Prescription drug abuse
With the legalization of cannabis on the increase it is now prescription drugs rather than tik, cocaine or heroin that is most used illicitly.
Most people take medicines only in the manner in which their doctors prescribe them. However a significant amount of people are predisposed to become addicted when they start to abuse prescription drugs after a legitimate prescription was written for them by their doctor. The prescription may have been written due to chronic pain, injury, surgery or depression.
Pain killers, sleeping tablets and anti-anxiety medications are all highly addictive and easily available on prescription.
Morphine, heroin, codeine and methadone – all opiates – are now considered among the most highly abused and addictive drugs available in the world.
The use of tablets to obtain peaceful detachment from worries, pain and demands of life can begin slowly but can then quickly escalate as the brain adjusts to the drugs requiring more and more to get the same effect. This is called tolerance.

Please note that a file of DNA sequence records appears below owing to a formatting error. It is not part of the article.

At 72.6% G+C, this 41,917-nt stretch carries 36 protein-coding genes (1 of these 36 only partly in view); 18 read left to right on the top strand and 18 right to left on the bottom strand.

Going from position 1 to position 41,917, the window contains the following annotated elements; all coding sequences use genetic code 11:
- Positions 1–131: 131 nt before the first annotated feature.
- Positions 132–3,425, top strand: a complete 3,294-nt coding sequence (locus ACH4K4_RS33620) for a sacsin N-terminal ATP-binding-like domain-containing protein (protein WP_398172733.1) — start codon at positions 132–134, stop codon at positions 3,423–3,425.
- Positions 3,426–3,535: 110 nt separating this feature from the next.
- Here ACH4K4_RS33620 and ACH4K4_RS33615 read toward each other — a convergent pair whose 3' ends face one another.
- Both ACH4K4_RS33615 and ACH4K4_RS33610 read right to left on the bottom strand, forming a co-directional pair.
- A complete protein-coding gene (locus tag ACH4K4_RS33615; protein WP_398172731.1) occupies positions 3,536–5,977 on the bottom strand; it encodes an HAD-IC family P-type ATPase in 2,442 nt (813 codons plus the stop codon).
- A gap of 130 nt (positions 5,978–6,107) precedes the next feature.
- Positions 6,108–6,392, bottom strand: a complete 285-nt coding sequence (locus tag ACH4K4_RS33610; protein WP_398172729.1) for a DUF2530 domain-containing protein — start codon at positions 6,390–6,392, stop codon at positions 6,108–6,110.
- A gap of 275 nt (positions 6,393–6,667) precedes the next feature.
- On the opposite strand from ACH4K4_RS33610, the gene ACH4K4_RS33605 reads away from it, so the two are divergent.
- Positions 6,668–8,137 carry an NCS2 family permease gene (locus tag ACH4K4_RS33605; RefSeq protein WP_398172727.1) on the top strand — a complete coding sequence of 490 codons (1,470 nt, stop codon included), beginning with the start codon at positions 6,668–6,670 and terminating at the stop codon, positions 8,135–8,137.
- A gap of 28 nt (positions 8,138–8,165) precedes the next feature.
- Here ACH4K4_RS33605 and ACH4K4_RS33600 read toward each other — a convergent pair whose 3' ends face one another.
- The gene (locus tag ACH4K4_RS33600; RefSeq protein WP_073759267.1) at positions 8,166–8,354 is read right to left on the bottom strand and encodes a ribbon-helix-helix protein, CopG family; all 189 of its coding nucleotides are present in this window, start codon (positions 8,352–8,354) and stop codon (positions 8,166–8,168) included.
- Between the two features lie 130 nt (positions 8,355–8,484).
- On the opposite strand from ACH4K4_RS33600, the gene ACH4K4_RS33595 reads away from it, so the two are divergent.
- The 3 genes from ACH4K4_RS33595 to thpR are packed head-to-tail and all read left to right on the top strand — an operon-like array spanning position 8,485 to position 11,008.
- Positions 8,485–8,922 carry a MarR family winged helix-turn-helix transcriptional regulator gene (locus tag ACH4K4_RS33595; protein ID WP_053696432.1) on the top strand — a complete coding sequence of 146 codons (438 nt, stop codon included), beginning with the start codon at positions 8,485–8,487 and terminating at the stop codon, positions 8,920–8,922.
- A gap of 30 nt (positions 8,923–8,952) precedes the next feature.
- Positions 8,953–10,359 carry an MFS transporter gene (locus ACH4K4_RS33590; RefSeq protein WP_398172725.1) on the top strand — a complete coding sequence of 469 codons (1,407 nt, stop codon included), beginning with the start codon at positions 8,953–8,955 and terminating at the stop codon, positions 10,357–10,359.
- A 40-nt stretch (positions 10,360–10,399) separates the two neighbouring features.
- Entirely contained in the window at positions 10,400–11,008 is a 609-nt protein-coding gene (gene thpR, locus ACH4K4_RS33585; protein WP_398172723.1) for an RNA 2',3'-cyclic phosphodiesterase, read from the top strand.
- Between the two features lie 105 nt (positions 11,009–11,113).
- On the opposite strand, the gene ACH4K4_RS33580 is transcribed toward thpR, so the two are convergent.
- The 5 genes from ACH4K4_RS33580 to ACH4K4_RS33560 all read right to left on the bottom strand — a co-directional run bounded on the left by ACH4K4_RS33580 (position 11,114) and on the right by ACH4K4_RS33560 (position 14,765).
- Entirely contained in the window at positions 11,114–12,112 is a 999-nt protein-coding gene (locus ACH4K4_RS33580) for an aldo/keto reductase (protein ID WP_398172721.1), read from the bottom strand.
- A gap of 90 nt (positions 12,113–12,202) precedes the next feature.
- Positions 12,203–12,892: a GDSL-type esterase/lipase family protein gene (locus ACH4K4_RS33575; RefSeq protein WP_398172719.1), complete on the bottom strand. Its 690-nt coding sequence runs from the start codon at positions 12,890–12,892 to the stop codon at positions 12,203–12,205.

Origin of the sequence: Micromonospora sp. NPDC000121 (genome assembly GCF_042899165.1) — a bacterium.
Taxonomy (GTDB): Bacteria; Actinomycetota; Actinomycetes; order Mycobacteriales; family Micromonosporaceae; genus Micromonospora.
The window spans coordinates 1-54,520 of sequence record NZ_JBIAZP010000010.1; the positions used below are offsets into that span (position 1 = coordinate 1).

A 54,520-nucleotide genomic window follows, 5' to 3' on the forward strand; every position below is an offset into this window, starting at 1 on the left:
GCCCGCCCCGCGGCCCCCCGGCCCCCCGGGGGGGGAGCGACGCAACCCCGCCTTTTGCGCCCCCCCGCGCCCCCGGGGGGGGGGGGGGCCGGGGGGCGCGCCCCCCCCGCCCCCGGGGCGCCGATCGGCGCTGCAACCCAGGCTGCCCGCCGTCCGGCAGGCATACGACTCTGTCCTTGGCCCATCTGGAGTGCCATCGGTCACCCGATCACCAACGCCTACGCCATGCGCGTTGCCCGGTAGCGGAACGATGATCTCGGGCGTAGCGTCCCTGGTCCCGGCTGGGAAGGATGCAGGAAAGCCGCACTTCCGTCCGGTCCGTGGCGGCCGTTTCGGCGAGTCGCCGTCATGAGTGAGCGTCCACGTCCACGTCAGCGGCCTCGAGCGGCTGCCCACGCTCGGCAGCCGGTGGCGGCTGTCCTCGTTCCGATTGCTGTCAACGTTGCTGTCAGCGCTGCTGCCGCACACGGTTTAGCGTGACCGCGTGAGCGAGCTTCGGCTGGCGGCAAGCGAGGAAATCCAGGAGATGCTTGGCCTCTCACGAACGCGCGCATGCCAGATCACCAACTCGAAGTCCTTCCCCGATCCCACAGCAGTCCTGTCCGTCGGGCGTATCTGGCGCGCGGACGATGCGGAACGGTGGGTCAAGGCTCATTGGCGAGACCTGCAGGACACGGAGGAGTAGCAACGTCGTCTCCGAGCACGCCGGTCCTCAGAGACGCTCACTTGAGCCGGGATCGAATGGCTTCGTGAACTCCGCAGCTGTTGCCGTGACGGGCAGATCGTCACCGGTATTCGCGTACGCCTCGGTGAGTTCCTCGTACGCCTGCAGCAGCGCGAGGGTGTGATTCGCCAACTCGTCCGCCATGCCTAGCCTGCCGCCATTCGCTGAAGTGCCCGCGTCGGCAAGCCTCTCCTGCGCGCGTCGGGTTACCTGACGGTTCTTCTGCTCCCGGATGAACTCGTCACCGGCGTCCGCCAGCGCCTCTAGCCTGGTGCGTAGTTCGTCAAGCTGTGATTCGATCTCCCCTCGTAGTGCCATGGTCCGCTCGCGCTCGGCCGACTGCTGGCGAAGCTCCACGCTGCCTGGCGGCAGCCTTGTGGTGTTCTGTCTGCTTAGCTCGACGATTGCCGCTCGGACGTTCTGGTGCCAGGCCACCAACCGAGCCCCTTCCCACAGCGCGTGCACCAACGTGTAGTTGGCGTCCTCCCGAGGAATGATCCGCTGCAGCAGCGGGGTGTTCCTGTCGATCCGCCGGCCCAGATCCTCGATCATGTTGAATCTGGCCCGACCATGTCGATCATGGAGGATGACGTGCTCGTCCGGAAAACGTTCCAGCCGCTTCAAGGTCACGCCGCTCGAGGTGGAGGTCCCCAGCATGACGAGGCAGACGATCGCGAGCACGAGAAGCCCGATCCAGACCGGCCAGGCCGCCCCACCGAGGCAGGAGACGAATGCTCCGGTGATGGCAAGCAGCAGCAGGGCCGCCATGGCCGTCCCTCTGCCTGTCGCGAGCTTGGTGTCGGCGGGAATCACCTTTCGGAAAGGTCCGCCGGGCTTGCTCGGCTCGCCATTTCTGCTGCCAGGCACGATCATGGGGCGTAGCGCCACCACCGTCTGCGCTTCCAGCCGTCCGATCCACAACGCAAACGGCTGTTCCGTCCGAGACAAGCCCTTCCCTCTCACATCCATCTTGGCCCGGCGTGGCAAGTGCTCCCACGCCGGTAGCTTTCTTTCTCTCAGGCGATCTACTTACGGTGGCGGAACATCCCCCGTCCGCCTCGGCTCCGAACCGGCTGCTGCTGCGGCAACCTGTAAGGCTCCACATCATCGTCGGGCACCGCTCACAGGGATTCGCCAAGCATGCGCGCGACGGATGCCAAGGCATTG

Stopping the medication is no easy feat due to the uncomfortable and sometimes dangerous withdrawal symptoms. Symptoms such as feelings of irritability, anxiety and agitation, restlessness and insomnia, hot and cold sweats and goose bumps, muscle ache and pains, abdominal cramping, nausea, vomiting and diarrhoea.
Drug-seeking behaviours are the primary warning signs of prescription drug abuse, regardless of the chemical make up of the medication. These behaviours include:
- Frequent requests for refills from physicians
- Losing prescriptions and requesting replacements regularly
- Crushing or breaking pills
- Stealing or borrowing prescription medications from family members, friends, or co-workers
- Consuming prescriptions much faster than indicated
- Visiting multiple doctors for similar conditions
- Stealing or forging prescriptions
- Ordering prescription medications over the internet
Recovery from prescription medication addiction
Recovery from a prescription drug addiction is very difficult and it is for this reason that professional medical treatment is recommended to assist withdrawal, while professional therapeutic intervention and strong aftercare support gives the best chance of addiction recovery and long term rehabilitation success.